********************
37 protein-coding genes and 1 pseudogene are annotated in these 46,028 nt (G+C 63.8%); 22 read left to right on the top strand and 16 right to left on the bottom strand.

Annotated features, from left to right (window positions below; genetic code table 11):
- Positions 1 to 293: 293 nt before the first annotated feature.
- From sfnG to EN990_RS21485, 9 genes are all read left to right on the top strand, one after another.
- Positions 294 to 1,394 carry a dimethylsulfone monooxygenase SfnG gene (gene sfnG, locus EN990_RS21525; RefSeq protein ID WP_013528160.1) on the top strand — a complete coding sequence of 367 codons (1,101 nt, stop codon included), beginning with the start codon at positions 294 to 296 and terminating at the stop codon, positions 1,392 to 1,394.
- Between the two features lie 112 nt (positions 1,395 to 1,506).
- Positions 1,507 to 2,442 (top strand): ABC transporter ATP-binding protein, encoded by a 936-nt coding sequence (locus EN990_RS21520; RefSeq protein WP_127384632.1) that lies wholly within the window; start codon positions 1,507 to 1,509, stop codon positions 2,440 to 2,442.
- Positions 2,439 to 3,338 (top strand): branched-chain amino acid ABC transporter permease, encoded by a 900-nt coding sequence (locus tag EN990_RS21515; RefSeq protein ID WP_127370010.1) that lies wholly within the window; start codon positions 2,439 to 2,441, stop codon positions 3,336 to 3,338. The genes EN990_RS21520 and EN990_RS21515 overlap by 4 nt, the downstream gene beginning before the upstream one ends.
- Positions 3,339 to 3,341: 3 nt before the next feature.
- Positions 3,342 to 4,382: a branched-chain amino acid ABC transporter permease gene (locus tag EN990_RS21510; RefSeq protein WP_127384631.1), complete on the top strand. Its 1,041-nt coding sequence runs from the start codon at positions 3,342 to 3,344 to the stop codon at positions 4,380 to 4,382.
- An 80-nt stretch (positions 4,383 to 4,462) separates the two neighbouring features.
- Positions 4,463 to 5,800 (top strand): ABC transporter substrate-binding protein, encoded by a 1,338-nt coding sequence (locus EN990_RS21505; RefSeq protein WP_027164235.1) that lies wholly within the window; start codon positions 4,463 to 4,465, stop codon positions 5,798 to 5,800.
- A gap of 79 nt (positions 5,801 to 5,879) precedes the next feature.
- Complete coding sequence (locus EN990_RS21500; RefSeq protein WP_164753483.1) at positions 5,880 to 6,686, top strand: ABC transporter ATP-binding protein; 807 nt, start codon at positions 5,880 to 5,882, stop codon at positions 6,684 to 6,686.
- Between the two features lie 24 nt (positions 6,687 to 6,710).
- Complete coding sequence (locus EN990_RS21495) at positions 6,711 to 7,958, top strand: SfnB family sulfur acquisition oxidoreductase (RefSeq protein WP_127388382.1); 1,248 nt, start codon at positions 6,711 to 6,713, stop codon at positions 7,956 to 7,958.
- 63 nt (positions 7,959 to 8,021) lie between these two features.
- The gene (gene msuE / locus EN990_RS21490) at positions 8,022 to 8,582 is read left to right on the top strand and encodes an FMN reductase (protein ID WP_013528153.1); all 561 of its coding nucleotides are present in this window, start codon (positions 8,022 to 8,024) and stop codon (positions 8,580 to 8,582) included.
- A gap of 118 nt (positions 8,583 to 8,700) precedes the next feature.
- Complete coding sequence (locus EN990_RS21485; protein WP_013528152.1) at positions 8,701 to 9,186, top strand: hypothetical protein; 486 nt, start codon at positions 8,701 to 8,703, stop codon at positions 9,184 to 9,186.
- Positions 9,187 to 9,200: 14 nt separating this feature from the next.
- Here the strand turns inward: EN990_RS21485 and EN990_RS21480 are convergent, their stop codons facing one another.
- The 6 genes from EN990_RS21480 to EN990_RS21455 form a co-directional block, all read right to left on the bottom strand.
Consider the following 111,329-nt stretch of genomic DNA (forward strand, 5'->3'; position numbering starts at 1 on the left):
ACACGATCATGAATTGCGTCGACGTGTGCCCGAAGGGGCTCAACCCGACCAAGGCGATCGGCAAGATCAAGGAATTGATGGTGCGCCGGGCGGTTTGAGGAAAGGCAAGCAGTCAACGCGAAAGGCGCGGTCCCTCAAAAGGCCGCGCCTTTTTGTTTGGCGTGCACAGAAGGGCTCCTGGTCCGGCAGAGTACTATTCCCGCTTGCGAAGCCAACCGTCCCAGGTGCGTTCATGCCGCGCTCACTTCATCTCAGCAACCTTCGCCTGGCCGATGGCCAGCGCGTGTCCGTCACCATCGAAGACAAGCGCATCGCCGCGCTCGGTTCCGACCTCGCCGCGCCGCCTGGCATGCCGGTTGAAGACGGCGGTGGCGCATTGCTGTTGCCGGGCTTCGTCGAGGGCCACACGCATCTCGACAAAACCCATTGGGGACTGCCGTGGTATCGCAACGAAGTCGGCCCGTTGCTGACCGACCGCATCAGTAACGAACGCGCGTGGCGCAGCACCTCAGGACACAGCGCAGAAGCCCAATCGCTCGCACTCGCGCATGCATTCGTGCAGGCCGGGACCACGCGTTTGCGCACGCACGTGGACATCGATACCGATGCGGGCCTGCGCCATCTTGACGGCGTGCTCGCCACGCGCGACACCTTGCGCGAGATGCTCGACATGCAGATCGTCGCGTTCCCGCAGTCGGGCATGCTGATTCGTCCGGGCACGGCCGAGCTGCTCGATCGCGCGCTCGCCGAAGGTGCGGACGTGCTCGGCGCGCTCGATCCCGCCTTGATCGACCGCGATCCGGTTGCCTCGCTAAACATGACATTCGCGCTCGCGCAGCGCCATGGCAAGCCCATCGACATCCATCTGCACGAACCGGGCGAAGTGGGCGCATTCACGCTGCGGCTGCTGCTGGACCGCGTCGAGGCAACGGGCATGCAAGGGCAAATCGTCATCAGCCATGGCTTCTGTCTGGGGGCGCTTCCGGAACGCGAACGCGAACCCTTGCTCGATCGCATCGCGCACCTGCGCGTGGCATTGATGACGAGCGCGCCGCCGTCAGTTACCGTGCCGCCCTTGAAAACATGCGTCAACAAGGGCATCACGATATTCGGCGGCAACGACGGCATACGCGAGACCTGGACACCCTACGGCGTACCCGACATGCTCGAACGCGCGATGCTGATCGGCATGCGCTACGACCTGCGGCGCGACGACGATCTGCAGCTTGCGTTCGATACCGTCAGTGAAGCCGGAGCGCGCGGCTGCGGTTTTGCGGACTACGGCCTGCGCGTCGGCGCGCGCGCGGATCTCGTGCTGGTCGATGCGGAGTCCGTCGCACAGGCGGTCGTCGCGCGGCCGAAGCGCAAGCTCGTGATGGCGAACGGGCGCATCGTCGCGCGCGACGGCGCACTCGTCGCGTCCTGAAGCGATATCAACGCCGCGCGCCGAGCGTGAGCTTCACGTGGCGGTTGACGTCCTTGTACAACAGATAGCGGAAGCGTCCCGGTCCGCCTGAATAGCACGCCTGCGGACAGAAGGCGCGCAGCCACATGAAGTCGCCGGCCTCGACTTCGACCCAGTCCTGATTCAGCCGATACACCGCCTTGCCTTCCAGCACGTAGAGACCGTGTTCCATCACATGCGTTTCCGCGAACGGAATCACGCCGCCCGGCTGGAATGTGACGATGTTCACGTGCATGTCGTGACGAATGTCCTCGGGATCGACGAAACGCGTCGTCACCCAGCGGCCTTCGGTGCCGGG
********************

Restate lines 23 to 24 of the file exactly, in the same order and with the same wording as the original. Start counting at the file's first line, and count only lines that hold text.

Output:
- The 6 genes from EN990_RS21480 to EN990_RS21455 form a co-directional block, all read right to left on the bottom strand.
Consider the following 111,329-nt stretch of genomic DNA (forward strand, 5'->3'; position numbering starts at 1 on the left):